She had very little to say to me but this political message. She sent me this message under the assumption was that I was one of the right-thinkers (left-thinkers?), another member of the in-group.

I go with AVI’s group identity meme. We are the good people. This is what we believe. Those who do not believe as we do are bad people. Thus opposing points of view get dismissed out of hand.

I find it interesting that I am not the only wingnut who views libs as SMUG and CONDESCENDING. I also view them as self-righteous.

IMHO, there is a stronger need for group identity among many libs, compared to wingnuts. Take the issue of racism. Many libs find it of great importance that their political group is less racist or not racist compared to the other side of the aisle. My opinion is that there are people more racist than me, just as there are people less racist than me. There are libs less racist than me, just as there are libs more racist than me. Similarly, there are wingnuts less racist than me, just as there are wingnuts more racist than me. I don’t care if those who disagree with me are more or less racist than I am. All of us are ethnocentric to a degree, just as all of us are tolerant of differences to a degree.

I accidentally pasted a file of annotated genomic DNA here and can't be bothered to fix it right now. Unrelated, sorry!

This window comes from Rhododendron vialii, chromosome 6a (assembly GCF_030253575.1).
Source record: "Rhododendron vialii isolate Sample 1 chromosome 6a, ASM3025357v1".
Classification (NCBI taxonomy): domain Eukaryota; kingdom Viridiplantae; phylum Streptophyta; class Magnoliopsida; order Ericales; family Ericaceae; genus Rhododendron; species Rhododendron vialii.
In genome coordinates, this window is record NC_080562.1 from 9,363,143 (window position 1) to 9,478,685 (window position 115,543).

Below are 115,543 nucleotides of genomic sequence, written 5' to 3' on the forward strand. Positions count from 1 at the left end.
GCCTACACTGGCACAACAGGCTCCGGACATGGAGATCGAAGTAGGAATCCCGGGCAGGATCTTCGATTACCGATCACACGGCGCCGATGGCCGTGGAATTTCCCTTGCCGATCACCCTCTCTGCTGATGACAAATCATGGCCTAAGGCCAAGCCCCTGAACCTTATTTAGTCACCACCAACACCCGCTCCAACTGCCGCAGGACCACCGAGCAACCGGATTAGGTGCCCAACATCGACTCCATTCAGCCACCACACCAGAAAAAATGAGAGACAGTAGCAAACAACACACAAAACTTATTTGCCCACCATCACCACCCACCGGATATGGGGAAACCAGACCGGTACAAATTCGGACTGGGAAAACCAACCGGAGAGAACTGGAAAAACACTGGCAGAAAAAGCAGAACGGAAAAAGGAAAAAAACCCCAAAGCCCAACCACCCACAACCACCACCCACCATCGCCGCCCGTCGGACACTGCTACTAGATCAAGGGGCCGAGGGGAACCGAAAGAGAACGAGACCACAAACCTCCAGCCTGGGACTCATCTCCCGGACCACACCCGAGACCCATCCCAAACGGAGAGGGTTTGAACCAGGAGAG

How many times have I heard libs say they are brighter, better educated, better traveled, more sophisticated, blah blah blah than those wingnuts? Quite often. Similarly, there are people better educated than me and people less educated than me, on both sides of the aisle. Etc.

Group identity is stronger for libs than for wingnuts, and group identity is why they can’t hear the other side.

Assistant Village Idiot said...

Kurt: "If you've learned that you don't have to pay attention to something..." is a little different than the usual cliche, and I like your phrasing of it. In my education, I was taught that certain people, or POV's can be ignored. One of the smart people somewhere has looked into it and found them wanting, so we'll save you the time and just believe us.